UMSU vice-presidential candidates

(Top left to bottom right): Carolyn Wang, Prabhnoor Singh, Rachhvir Dhaliwal, Adil Hayat, Bolu Akindele, Michael Prokipchuk


Rachhvir Dhaliwal, a third-year political studies student, is running unopposed for the newly created position of vice president university affairs.

Dhaliwal said she is running for this position to make sure that student voices at the U of M are “heard and valued.” Dhaliwal said she has heard concerns in conversation with peers over the past years, and that if elected, she will prioritize finding solutions for these concerns. 

Equity on campus is important to Dhaliwal. She said she will also advocate to expand students’ access to mental health services. 

“I believe that every mind matters,” she said. 

Dhaliwal hopes to “ease the financial burden” for students by working alongside the other executives to increase scholarships and bursaries for students. She also said that, if elected, she will “continue to prioritize Indigenous issues and amplify Indigenous voices.” 

She has held board positions in multiple student organizations, including the UM Pre-Law Society, University of Manitoba Punjabi Students’ Association and University of Manitoba Sikh Student Association. Dhaliwal also has worked with the governments of Winnipeg and Manitoba. 

Regarding another aspect of the university, Dhaliwal said she believes in the importance of building strong relationships with faculty and administration “in order to provide more support to students.”. 

When students need an advocate, Dhaliwal said “a strategy that incorporates collaboration, empowerment, education and active listening” is required, and that she will work to ensure that many points of view are considered during the advocacy process. 

Dhaliwal said her main priority will be making sure that “students’ concerns are met with solutions.”


Prabhnoor Singh is a second-year political studies student running unopposed for the position of vice president external affairs. 

Singh grew up not seeing people that looked like him in leadership positions, and he wants young people who look like him to come to the university campus and see him in a leadership role, and to know that they “are welcome on campus.”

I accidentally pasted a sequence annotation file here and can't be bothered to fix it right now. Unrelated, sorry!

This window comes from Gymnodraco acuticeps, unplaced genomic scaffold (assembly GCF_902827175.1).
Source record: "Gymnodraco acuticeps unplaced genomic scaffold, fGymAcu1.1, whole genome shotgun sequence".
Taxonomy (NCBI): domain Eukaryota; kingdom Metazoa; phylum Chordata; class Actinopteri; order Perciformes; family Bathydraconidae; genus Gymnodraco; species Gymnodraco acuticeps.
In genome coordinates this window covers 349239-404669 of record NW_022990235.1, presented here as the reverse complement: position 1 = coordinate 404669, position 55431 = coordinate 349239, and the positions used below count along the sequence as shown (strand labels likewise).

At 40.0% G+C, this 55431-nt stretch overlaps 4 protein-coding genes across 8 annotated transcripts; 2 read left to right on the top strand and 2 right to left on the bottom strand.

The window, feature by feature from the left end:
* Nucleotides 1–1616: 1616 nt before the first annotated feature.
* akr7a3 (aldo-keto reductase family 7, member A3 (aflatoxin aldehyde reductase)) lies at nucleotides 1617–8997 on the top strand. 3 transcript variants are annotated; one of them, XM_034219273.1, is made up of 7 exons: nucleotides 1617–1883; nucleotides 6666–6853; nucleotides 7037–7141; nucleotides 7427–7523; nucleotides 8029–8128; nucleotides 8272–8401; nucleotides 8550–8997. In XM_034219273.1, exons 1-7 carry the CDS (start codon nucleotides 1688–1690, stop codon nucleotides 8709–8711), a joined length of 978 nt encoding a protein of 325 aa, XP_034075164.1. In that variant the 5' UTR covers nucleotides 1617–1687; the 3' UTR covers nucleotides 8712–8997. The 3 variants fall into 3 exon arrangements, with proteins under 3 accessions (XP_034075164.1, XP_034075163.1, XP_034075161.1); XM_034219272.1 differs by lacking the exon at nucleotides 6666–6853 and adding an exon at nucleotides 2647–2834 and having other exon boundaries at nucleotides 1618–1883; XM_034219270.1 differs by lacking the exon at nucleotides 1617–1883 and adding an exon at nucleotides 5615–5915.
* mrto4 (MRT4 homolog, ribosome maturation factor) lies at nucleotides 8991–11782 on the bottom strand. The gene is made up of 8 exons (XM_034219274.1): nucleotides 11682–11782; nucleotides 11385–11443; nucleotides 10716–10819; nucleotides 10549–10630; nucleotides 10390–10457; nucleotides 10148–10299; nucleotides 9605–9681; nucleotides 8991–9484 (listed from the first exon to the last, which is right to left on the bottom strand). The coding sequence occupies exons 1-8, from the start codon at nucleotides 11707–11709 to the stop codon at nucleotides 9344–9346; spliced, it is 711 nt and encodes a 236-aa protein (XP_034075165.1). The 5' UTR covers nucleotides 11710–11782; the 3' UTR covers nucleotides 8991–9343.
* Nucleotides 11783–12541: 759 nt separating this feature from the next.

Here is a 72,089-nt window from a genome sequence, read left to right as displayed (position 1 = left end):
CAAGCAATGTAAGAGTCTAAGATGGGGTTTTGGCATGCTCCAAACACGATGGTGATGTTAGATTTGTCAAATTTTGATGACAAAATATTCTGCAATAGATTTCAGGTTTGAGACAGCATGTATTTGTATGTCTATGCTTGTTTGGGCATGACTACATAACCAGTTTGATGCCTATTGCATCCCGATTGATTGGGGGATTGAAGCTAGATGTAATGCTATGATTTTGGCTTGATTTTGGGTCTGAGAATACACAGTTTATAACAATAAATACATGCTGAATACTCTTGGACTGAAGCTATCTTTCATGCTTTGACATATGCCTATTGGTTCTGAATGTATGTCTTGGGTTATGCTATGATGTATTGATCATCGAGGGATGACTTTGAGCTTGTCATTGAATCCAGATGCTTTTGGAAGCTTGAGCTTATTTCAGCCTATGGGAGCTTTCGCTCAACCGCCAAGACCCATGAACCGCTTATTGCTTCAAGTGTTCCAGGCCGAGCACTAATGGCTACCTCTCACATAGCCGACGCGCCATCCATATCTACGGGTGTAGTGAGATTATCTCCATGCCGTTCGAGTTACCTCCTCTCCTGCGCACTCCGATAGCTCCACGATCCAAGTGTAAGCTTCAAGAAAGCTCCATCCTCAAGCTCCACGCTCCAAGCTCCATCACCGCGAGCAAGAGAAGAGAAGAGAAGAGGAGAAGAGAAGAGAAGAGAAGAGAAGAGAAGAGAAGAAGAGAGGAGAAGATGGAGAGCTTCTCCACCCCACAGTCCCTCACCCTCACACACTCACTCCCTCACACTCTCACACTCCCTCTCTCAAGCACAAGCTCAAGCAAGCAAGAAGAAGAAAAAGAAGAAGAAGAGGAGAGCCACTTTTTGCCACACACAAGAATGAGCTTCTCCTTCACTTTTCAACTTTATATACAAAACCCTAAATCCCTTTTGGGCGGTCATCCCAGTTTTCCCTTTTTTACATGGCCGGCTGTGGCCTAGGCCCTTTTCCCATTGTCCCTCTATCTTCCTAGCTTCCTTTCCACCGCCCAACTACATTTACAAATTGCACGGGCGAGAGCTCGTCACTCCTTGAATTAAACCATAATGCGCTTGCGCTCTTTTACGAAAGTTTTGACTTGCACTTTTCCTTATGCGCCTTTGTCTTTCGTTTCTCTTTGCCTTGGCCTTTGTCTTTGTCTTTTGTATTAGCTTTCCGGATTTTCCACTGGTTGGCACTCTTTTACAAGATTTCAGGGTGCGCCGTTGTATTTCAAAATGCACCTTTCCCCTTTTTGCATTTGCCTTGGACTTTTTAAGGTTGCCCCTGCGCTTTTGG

He said he wants to make the campus environment more diverse, inclusive and inspirational to leaders of any community. 

Singh was one of ten pages selected to work in the legislative assembly in high school. He believes his experience working with government would be an advantage to him in the position of vice president external affairs. 

Singh’s resume includes holding the title of founder and president of the University of Manitoba Punjabi Students’ Association, co-chief events coordinator for Racial Equity and Inclusion Alliance and director of external affairs for the University of Manitoba Sikh Students’ Association. 

When serving students, Singh said, if elected, he will be an active listener. He believes that being available for students and listening is important when trying to “provide solutions to their concerns,” and intends to listen to ideas students have. 

“At the end of the day, people won’t remember who we as executives were, but they will remember what we have done,” Singh said. 

International student health coverage is an issue Singh wants to highlight. He plans to lobby for “better and quicker implementation” of coverage for international students. An issue he hopes to collaborate with the city on is a more accessible transportation network for students. He said this would include bus arrivals in shorter intervals during “rush hours” so students are not passed by full buses.


Adil Hayat

Hayat is a second-year political studies student who is running for vice president finance and operations because of his interest in U of M finances and the number of questions raised about UMSU finances this year. 

This past year, Hayat has served as the director of finance for the U of M Undergraduate Political Studies Students’ Association and as the chief financial officer for REIA. He has also served as treasurer for the Winnipeg Foundation’s Youth in Philanthropy program. 

Hayat said he is familiar with accounting as well as “the basics of business management,” and feels that he can succeed in these roles. For Hayat, being elected as VPFO “is the next step after doing finances for a community group or a faculty.” 

“I don’t want to be the VPFO that just promises accountability, or that just says, ‘I will be transparent with your money,’” he said. “I want to be the VPFO that provides guidance” for students to access the services they pay into with their fees.

Along with guidance, Hayat said he wants to “celebrate the resources” available for students through UMSU as a method of information. 

Hayat said financial guidance, clarity and accountability are the pillars of his platform. He said he wants to be able to guide students to monetary assistance and resources they are entitled to, as he believes that easing financial burdens can “lead to better academic results.” 

Hayat said he is committed to “being clear and consistent” with students’ money and discussing financial reports in open session for all students to hear, within the limits of the law. 

According to Hayat, financial accountability is key. He wants to diversify spending and to be held accountable for those expenditures in order to “make our businesses lucrative again.” 

“Accountability is visibility,” said Hayat. He said he plans on being visible to students so “anybody can come and ask me about their money.”

He said he plans to promote the participation of students in UMSU’s finance committee. With student participation, he says he will make sure that “budget decisions reflect a diverse range of perspectives.” 

“While it may not be possible to fulfill every request, my goal is to create a budget that meets the essential needs of all students,” he said. 

Carolyn Wang

Wang is a second-year student studying finance and accounting. 

She is running for the position of VPFO because she sees a demand for affordability in UMSU businesses. She also said students lack financial opportunities and are paying fees for services they do not necessarily use.